Amazed 2 was originally released on 15th June. The 99c version has done alright, although nothing spectacular. If I had more spare time it would definitely be worthwhile implementing some updates I have written(untested though), but for now I am relegated to bug fixes.

Hopefully the ad supported version can spur some life into the title and give me an opportunity to keep the game fresh. I am using Mobclix for my ad provider. If they work out for me, I will write-up a follow up post on how to implement them in your own applications. Likewise if they don't work out I will let you know why.

If you have any feedback for Amazed 2 please get in contact.

Saturday, April 17, 2010

Device Seeding Program for Top Android Market Developers

Google have been kind enough to provide free Android devices to Android developers who meet their selection criteria. The criteria being 3.5 star or higher rating and more than 5,000 unique downloads. I received my email from Google on March 4th, with the actual device arriving on 24th which is great service for a free product.

While most developers already have a device you can never have to many. It is always useful to have a couple of devices running different OS versions as well as different screen resolutions. The emulator will only get you so far, being able to test your application on a variety of devices is always the best option.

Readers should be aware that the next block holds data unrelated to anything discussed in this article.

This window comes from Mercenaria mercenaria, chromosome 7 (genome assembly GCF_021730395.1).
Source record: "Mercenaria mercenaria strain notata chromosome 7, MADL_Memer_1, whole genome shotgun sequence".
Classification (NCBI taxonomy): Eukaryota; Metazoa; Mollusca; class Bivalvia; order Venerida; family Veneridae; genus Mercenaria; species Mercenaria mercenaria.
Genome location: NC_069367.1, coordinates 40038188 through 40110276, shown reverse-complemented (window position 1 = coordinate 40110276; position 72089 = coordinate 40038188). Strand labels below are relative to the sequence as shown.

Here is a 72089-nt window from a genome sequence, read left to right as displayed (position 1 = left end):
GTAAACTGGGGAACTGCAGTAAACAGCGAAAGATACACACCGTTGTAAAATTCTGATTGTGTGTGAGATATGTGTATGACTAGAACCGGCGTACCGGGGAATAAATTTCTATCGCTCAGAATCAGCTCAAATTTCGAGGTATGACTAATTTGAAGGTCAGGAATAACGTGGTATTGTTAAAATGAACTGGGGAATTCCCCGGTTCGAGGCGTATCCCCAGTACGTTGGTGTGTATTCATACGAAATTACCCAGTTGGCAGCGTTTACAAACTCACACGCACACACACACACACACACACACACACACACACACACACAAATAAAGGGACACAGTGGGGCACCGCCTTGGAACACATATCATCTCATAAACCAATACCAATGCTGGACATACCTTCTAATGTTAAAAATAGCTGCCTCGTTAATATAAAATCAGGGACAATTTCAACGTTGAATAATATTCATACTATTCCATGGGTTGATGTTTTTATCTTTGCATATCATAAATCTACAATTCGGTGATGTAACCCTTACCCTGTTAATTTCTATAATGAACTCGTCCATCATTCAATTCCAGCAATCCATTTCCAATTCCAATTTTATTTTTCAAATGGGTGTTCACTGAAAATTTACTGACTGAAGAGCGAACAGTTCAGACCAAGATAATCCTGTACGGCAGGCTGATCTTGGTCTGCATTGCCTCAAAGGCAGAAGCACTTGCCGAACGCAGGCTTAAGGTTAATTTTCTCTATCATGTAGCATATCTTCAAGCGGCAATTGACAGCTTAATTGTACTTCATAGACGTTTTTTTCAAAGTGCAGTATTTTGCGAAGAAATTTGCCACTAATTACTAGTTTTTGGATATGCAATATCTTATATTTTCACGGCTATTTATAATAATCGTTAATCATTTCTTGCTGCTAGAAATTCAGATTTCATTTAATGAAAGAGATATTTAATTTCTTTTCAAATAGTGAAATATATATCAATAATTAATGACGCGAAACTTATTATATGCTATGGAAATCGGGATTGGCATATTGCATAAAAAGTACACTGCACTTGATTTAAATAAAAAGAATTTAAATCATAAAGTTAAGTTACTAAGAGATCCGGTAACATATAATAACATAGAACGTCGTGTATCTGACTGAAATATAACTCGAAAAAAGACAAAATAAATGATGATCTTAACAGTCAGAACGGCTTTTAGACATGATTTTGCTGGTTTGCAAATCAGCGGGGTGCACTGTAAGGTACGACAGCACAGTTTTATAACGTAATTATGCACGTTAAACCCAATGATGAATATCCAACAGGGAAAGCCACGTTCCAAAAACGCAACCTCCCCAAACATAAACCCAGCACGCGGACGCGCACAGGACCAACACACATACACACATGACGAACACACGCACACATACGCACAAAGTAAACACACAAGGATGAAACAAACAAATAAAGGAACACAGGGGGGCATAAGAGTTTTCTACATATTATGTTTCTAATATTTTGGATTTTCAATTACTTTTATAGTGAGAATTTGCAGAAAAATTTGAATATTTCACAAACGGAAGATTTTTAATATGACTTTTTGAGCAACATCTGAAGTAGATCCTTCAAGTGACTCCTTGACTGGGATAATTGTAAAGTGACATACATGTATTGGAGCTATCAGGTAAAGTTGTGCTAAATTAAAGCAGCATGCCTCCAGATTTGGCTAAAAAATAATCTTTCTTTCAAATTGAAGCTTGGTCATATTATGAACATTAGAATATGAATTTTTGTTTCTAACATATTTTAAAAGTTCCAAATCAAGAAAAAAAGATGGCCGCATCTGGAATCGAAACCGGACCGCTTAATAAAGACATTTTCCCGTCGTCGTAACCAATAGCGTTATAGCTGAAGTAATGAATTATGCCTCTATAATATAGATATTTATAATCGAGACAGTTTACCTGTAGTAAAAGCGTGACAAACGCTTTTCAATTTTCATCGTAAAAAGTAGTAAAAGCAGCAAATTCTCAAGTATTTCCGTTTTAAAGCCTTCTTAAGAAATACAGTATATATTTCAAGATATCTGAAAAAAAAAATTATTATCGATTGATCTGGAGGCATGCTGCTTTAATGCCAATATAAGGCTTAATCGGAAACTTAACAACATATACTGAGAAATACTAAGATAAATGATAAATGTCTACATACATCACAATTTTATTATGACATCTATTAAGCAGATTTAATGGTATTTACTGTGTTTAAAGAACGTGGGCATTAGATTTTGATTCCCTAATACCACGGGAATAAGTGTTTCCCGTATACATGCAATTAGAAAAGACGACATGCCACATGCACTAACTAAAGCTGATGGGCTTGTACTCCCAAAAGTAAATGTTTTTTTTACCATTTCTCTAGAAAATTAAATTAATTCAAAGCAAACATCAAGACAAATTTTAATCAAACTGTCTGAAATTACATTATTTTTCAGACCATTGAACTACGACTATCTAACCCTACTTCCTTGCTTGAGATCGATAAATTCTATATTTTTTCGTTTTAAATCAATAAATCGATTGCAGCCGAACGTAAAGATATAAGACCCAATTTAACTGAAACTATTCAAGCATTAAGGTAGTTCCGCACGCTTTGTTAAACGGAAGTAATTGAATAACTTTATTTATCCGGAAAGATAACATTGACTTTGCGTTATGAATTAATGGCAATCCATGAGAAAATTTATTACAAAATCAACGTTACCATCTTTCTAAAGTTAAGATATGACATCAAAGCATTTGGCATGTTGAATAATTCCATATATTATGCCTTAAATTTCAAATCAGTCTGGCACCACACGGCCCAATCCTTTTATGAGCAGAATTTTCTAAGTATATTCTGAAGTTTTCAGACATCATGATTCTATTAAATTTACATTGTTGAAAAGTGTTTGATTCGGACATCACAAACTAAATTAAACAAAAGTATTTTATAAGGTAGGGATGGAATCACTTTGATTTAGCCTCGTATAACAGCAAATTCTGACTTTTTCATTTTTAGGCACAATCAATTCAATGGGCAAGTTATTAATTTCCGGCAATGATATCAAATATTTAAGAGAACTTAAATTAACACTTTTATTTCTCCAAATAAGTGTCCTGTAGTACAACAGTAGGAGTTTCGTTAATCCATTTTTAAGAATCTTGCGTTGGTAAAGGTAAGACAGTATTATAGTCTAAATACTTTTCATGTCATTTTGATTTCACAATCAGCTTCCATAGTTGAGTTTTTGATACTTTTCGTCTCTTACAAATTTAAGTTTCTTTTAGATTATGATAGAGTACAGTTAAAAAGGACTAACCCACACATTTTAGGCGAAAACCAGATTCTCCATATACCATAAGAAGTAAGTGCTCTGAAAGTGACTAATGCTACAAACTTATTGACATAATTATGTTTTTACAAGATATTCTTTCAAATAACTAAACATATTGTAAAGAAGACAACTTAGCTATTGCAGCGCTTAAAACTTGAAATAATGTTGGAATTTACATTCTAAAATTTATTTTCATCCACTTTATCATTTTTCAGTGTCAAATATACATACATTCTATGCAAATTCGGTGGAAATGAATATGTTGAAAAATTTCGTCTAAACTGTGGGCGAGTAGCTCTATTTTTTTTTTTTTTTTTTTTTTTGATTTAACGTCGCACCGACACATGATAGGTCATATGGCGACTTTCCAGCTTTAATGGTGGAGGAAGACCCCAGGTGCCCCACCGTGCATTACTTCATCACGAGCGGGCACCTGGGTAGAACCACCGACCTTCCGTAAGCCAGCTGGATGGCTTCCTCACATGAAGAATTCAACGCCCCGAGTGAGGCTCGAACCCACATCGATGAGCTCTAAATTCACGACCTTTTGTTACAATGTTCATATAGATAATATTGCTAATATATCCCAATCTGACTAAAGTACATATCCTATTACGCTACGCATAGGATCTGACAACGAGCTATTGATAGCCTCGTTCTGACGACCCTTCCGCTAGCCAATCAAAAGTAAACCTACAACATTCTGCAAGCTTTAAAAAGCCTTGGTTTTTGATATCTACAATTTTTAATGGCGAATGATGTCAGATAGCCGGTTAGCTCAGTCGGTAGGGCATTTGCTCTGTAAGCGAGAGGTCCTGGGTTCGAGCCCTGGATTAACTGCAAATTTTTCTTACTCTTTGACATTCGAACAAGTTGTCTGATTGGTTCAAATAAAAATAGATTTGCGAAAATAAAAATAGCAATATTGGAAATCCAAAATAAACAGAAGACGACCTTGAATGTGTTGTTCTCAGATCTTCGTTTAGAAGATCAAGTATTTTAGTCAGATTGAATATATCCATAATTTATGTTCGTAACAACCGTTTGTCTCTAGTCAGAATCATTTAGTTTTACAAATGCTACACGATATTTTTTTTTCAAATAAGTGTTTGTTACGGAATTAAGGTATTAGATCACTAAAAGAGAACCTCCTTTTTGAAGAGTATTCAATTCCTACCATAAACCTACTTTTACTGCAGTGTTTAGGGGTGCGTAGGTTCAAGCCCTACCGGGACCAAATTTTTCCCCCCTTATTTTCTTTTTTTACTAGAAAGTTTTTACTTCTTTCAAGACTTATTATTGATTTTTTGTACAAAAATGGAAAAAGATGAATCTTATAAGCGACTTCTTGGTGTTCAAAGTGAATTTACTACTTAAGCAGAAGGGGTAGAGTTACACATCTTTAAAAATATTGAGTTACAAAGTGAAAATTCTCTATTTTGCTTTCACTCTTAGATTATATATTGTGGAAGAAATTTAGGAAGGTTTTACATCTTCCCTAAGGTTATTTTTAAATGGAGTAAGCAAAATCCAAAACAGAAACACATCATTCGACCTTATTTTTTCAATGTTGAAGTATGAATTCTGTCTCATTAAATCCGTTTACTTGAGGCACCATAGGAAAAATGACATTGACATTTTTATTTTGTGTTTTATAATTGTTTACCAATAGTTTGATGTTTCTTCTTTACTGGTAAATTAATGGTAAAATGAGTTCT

I was lucky enough to receive a Nexus One (very glad because I already have a Droid). Below are a few pictures from when my device arrived.

This is a great good will gesture by Google towards developers. Thank you very much Google.

Sunday, April 11, 2010

Android Developer Day - Dallas

Yesterday I attended the Android Developer Day in Dallas. While it was mainly geared towards people just starting out with Android it was great to meet some fellow Dallas Android developers. Being new to the area I don't really know anyone so yesterday was very beneficial as a networking tool. All the speakers were knowledgeable with the platform and very friendly. Overall it was a great day and I'm definitely looking forward to future events.

As a bonus we all got free Android t-shirts.

Thanks to the following sponsors for making yesterdays event possible
Key Ring
Challenge (sorry don't have website)
TEK Systems

After speaking with a few people it is obvious I should blog more. It is actually harder than I thought to construct meaningful posts. So for the next few weeks I have set myself a goal of blogging more frequently.

We'll see how that pans out......